Midwood married Beatrice Hewitt in 1883, when he was 29 and she was ‘under 21’. She was the daughter of the chief clerk of the Customs Department, and therefore an equal in terms of social class. They went on to have two sons and two daughters, nearly all of whom were born in the 1880s. Perhaps he spent this decade indulging his hobbies of drawing, woodcarving, music, and sailing, and enjoying his young family. This may also have been the period in which he built his portfolio of drawings that were later lithographed and celebrated in print. In 1887 Anson Brothers produced an advertising album featuring his cartoons, which seems to be the first major appearance of his work in print.
The railway plan on which Midwood left his mark started its life around 1875, in the Surveyor General’s Office (around the time Tom Midwood was playing banjo in America). Midwood probably did not work on it until around 1890, the year they were signed off by the Engineer-in-Chief’s office of Public Works. There is one other known example of Midwood’s work as a draftsman for the Public Works Department, and this is also from 1890 (Craig, 1984; Tasmanian Archives: PWD266-1-99). It must be assumed, as he had no formal appointment to the department at this time, that he did this work on contract.
One other drawing exists that ties Midwood to the railways. In 1886 a train derailed at the Ring Culvert near Brighton. The driver was killed, and two railway workers and several passengers were seriously injured. The passengers were all politicians and dignitaries on their way to the opening of the Fingal Railway line. The crash and the subsequent inquest were extensively covered in the newspapers. The Launceston paper The Tasmanian even published an illustrated supplement the week after the event. Midwood also produced a drawing of the event, perhaps with thoughts of having it published in a similar way. It is, arguably, the most serious of all his drawings, and appropriately so. Still, his reputation was for humorous drawings – this may have given an editor misgivings about using his work in a serious context. There is no evidence that his drawing was ever published.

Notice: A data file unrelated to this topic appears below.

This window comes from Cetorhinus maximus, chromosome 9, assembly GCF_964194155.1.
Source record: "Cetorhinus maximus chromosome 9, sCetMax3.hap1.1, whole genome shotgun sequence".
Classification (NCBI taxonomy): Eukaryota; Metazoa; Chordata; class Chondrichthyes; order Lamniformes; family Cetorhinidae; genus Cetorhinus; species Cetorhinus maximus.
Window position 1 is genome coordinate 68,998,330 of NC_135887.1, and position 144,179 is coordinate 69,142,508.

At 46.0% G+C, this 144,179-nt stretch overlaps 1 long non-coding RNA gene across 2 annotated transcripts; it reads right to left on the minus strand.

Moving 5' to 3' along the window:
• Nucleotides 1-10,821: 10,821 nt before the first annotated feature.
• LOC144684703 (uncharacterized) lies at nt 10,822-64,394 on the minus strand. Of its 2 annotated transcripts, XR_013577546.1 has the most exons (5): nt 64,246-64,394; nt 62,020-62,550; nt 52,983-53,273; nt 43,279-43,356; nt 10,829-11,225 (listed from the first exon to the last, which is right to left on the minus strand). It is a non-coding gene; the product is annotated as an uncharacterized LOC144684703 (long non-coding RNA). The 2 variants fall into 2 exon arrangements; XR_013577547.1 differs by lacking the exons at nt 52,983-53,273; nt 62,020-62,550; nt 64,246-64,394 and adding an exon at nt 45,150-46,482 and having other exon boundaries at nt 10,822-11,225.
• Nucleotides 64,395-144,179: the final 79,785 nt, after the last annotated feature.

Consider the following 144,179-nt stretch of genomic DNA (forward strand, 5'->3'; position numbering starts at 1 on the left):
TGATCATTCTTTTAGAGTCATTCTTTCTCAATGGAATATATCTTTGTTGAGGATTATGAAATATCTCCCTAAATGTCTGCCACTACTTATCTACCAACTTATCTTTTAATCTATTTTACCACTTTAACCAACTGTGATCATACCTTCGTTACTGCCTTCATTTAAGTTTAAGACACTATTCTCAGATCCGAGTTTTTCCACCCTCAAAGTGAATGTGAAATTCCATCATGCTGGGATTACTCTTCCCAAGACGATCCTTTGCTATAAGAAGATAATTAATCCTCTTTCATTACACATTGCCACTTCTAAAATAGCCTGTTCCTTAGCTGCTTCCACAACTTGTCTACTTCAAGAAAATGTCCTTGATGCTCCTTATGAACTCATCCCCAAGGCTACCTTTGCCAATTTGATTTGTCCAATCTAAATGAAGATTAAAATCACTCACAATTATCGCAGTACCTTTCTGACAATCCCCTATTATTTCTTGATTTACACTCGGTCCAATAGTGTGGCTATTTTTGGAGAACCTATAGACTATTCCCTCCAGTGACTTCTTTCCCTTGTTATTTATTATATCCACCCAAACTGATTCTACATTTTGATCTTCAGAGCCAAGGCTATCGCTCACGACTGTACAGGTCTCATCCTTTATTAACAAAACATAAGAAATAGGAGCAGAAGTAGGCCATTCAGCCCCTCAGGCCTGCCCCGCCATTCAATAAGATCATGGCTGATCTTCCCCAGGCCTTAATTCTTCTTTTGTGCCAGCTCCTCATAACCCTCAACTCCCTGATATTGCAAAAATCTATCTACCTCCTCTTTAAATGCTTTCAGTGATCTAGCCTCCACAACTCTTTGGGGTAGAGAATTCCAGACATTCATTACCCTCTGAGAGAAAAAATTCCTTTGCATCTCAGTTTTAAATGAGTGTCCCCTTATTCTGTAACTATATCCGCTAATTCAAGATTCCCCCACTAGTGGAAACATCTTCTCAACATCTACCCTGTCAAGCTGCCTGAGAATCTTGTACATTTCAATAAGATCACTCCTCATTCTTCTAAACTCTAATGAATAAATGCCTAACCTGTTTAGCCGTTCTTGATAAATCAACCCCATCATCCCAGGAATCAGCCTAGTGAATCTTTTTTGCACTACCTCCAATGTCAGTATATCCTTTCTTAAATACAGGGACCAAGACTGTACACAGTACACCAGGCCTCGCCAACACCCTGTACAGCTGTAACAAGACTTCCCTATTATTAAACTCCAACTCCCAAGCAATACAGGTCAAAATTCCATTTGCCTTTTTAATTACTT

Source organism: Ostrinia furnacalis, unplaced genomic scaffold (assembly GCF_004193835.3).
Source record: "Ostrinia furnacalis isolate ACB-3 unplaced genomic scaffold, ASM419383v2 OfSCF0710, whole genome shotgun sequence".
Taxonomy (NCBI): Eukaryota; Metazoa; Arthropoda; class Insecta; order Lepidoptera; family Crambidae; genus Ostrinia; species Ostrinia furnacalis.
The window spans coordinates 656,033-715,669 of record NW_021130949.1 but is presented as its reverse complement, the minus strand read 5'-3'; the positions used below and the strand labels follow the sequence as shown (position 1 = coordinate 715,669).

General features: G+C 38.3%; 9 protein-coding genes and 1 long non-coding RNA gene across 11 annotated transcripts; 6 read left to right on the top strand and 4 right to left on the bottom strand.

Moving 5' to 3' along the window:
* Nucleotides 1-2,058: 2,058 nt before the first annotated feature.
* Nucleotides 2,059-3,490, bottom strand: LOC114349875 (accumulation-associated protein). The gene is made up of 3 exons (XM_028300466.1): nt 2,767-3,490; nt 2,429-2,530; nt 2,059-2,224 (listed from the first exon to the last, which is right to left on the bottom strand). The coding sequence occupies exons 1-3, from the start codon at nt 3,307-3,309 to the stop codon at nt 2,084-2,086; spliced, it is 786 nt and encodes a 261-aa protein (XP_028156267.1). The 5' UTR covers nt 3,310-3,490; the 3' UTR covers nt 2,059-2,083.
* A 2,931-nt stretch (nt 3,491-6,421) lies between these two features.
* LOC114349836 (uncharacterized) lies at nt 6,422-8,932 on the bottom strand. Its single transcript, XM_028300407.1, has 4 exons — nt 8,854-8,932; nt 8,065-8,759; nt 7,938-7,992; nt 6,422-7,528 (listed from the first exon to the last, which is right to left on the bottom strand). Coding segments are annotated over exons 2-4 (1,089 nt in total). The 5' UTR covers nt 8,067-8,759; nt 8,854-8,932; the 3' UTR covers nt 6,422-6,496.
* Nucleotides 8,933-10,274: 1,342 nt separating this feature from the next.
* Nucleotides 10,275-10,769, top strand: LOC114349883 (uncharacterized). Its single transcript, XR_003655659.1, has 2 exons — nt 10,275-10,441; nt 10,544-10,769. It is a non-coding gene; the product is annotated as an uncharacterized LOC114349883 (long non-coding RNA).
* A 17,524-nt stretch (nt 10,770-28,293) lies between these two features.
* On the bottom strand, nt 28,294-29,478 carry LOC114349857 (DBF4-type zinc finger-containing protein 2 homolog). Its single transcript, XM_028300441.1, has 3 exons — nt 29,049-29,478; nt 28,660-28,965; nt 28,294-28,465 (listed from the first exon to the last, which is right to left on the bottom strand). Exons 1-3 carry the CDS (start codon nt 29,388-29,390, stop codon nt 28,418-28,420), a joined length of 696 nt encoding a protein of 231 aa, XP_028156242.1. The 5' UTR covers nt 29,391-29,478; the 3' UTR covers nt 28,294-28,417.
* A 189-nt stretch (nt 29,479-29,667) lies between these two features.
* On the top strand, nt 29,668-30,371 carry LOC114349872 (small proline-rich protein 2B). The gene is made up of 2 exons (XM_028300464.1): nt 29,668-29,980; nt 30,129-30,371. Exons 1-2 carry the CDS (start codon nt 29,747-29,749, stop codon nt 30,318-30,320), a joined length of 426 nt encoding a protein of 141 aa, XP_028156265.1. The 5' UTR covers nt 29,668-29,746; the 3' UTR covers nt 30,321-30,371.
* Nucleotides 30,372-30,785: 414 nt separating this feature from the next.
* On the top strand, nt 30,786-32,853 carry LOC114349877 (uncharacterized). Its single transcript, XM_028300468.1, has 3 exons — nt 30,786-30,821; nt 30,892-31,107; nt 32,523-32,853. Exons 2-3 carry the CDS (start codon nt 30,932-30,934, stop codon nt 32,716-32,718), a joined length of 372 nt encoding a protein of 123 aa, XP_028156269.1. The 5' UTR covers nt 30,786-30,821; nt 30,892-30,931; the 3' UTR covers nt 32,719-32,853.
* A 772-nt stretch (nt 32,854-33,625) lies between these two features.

By the time our railway plan was produced, Midwood was finally getting some traction as a professional cartoonist and graphic artist. In the last weeks of 1890, The Mercury advertised a Christmas promotion offering ‘Tom Midwood’s cartoon with every Christmas copy’ of The Tasmanian Mail (unfortunately this cartoon was not preserved with the State Library’s run of the Mail). In 1892 Midwood was the feature artist in the debut issues of the Hobart Critic (Oct 1892-Apr 1893). However, by the time a new issue of that paper was published in March 1893, Midwood was not involved. Midwood was travelling to Sydney at this time. Perhaps he got some ideas for monetising his art on that trip because by September of 1893 he had returned and produced an illustrated directory of Hobart’s businesses.
Tom finally took up his first formal appointment to the Lands and Surveys Department in 1895, as a clerk (Statistics of the State of Tasmania for the year…). He was promoted to draftsman for Lands and Works in 1899 and kept this position until his death in 1912.
In their obituary of Midwood in the Critic newspaper, a friend who ‘knew him from a boy’ reflected that although ‘his ability as a draughtsman was admitted’, ‘his artistic tastes were smothered by a dead level, mediocre atmosphere which converts one to an unthinking machine.’ The obituarist further states that Midwood was ‘brought prominently before the public in various ways in the general caricaturing line, but he never received anything like an adequate remuneration for his splendid talents. One is inclined to think that he never improved much on his early work.’ The sentiment that public servants were not well paid was also articulated in this poem, published in the last issue of Critic that Midwood illustrated.
It is hard not to see the faces in the trees as evidence of that artistic suffocation in progress. We might imagine Tom drawing these characters in the trees while sitting in a dusty government office for hours on end, having completed the careful technical work, bored with detailing yet another tiny tuft of grass and squiggle of tree. The subtlety of this decoration suggests something of a professional rebellion. At arms-length they are indistinguishable from the other trees, so they could have been overlooked by a supervisor. However, they must have brought about a chuckle or two from a railway employee closely inspecting details along the line.
The Mercury, ‘Serious Disaster on the Main Line’, 30/6/1886, <https://trove.nla.gov.au/newspaper/article/149533873>.
University of Tasmania, Thomas Midwood, 1854-1912, online exhibition, 2008: <https://www.utas.edu.au/library/exhibitions/midwood/index.html>